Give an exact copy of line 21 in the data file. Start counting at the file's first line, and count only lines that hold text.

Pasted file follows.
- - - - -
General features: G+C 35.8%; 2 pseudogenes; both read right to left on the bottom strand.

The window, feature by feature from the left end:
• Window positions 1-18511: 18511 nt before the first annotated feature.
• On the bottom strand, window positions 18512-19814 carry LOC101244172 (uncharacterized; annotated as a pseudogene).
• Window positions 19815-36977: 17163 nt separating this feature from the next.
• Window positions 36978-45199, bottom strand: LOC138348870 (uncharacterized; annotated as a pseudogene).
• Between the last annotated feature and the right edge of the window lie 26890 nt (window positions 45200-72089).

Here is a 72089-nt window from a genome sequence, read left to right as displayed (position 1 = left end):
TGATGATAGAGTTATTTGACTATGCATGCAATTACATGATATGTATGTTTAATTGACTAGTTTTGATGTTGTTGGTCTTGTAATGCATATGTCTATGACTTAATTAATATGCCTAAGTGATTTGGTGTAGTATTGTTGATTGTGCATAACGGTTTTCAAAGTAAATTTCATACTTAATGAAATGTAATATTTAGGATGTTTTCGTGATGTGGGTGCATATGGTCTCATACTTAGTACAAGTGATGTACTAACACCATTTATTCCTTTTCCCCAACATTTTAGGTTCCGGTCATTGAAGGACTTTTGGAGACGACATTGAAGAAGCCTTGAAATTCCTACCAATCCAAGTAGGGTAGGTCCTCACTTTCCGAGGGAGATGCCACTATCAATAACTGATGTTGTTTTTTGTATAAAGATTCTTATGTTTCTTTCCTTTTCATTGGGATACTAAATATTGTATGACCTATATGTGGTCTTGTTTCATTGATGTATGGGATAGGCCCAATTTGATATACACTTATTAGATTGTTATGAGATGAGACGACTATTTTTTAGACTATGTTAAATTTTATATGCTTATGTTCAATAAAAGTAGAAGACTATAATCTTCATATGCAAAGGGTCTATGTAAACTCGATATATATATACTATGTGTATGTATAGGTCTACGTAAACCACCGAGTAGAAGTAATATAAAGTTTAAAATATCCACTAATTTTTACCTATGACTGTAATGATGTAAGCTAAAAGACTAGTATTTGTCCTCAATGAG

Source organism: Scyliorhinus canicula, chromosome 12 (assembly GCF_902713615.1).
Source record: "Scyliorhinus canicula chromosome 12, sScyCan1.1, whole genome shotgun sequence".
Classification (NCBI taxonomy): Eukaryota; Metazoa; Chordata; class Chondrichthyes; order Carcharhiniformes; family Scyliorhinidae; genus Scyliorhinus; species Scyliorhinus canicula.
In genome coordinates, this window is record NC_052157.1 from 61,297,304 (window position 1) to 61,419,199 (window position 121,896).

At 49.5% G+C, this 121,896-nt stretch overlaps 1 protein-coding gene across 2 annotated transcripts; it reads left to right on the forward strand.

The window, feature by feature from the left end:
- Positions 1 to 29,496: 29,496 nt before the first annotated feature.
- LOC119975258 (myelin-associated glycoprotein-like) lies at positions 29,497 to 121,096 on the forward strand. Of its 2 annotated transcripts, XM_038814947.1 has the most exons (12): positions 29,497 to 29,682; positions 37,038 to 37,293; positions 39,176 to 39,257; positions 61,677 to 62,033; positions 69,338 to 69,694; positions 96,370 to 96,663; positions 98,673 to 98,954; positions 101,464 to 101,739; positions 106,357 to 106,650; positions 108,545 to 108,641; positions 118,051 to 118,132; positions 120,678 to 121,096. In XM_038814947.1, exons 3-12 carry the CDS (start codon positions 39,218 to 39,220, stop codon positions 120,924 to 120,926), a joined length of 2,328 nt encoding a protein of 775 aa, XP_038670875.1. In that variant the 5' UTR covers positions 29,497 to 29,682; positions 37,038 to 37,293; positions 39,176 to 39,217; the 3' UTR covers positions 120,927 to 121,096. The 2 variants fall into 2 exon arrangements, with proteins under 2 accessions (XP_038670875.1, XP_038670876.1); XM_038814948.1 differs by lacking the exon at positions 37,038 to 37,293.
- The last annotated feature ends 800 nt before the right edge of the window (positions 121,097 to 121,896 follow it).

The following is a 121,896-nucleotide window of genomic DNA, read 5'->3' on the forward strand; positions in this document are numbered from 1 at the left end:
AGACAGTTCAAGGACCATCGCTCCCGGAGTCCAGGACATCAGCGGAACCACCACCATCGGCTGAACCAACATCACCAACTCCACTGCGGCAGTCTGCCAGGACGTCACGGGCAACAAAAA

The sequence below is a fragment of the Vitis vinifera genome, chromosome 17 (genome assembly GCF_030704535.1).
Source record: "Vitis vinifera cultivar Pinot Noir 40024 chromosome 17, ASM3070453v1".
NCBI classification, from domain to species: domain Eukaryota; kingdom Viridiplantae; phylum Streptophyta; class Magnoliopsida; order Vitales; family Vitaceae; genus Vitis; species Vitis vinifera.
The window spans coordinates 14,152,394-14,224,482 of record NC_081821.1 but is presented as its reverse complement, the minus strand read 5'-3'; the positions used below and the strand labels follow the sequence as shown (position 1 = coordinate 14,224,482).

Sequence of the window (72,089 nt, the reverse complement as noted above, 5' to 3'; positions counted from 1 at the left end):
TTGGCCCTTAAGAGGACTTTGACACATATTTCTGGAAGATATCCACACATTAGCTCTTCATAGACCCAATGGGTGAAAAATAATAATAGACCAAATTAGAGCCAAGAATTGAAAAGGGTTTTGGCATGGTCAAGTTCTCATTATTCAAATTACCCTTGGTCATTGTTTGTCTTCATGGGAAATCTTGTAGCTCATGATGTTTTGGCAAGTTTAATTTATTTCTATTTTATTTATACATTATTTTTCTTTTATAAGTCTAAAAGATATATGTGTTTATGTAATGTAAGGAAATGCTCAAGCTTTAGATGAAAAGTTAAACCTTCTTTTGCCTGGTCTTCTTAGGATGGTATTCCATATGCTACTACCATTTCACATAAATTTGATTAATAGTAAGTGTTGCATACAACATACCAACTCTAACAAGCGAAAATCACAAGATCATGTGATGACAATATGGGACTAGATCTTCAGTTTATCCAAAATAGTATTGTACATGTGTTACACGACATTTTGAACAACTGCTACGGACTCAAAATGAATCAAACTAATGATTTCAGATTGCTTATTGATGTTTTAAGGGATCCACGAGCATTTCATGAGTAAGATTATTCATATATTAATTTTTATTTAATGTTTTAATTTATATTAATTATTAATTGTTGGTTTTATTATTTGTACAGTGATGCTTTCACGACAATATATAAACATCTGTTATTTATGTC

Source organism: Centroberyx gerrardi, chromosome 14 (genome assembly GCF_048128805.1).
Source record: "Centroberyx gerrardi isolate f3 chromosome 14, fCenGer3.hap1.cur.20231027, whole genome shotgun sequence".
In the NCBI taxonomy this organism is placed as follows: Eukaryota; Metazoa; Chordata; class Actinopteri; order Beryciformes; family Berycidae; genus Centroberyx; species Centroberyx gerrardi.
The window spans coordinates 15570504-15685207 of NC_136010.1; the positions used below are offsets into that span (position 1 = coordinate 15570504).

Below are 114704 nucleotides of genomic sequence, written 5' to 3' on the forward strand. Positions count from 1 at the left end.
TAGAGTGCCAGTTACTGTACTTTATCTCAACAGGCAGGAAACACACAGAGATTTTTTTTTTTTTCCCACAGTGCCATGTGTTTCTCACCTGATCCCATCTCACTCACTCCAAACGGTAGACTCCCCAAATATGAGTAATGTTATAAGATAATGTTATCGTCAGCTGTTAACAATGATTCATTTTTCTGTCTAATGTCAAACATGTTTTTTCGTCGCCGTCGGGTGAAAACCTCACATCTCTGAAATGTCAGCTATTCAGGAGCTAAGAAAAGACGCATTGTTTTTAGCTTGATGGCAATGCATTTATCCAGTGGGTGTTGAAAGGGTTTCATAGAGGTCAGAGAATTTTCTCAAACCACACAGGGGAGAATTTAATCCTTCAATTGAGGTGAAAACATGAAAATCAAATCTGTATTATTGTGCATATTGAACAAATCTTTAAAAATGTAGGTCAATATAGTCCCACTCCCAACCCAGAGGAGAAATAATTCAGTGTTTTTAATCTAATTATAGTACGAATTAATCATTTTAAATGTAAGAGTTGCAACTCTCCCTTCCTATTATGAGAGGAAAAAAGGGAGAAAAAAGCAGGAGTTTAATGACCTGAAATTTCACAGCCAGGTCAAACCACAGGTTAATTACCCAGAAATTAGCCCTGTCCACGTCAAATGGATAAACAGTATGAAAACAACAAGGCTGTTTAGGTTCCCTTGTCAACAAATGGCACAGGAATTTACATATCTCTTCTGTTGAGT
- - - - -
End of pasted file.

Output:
The sequence below is a fragment of the Vitis vinifera genome, chromosome 17 (genome assembly GCF_030704535.1).